The year also marked the rise of controversial Hindu nationalist leader Narendra Modi as the main opposition Bharatiya Janata Party’s candidate for PM in next year’s general elections. The Gujarat chief minister, accused of not doing enough to protect Muslims in the 2002 riots, is a deeply polarising figure in Indian politics. He, however, has always denied these allegations. India’s ruling Congress party claims Mr Modi’s accession to the throne will divide the country on religious lines.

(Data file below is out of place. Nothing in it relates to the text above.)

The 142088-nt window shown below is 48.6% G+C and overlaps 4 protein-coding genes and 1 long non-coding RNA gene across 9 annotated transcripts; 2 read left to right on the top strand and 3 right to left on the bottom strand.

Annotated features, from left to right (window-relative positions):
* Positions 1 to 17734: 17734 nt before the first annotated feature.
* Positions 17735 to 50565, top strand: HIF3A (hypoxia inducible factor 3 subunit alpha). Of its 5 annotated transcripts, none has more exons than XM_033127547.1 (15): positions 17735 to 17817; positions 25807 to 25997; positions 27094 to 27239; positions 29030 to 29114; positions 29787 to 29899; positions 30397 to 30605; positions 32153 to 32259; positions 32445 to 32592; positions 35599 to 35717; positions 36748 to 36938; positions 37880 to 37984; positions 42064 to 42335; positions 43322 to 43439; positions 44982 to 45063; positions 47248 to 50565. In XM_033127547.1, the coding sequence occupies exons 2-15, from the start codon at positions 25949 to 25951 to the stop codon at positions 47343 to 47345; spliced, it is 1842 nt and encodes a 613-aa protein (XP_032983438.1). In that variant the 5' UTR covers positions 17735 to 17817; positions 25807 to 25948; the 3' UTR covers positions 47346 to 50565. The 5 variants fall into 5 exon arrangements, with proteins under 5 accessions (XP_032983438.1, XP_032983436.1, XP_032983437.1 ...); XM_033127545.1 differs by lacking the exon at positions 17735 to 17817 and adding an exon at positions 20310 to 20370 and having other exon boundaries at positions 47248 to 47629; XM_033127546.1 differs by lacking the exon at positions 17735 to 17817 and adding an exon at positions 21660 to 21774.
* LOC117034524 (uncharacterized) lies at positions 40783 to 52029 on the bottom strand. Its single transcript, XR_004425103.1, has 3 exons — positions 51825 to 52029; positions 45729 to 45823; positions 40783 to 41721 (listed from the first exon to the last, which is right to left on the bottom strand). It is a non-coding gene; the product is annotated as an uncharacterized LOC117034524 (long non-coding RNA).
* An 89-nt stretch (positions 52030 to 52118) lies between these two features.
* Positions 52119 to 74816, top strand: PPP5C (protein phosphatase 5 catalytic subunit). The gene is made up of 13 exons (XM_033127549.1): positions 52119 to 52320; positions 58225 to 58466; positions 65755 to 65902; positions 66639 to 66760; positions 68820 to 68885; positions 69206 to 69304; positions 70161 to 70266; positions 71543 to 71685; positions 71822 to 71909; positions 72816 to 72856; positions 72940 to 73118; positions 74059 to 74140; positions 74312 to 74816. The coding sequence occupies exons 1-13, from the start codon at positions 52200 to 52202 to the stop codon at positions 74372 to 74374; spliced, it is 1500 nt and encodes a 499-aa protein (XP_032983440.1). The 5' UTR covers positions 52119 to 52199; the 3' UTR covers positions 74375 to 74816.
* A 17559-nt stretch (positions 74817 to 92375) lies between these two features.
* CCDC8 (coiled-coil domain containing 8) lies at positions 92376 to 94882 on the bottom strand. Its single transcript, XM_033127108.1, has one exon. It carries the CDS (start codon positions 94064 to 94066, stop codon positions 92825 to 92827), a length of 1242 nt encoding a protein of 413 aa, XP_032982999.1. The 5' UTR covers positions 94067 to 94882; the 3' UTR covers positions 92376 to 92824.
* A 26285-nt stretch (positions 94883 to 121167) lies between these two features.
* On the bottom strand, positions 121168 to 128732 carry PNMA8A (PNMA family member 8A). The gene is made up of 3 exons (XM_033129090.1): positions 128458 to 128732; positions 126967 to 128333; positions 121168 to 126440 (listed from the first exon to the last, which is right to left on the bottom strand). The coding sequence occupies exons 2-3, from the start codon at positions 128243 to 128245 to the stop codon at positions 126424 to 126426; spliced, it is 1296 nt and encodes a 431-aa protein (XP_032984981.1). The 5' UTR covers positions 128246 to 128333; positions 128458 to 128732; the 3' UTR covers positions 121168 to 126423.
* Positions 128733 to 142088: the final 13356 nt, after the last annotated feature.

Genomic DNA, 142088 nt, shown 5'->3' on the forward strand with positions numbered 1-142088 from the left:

However, Mr Modi’s stature seems to be growing both inside and outside his party largely due to his energetic, nationalist speeches. He strongly attacks the Congress for corruption and promises to resolve the country’s economic problems. The year also marked the outstanding debut of the Aam Aadmi Party (AAP) or Common Man’s Party, born out of a strong anti-corruption movement and tapping into popular disenchantment with the major political parties. The party won 28 seats in the Delhi assembly elections and its leader Arvind Kejriwal has become the chief minister of the state. Analysts say the AAP has offered itself as a credible alternative to people fed up with corruption, unresponsive politicians and high inflation.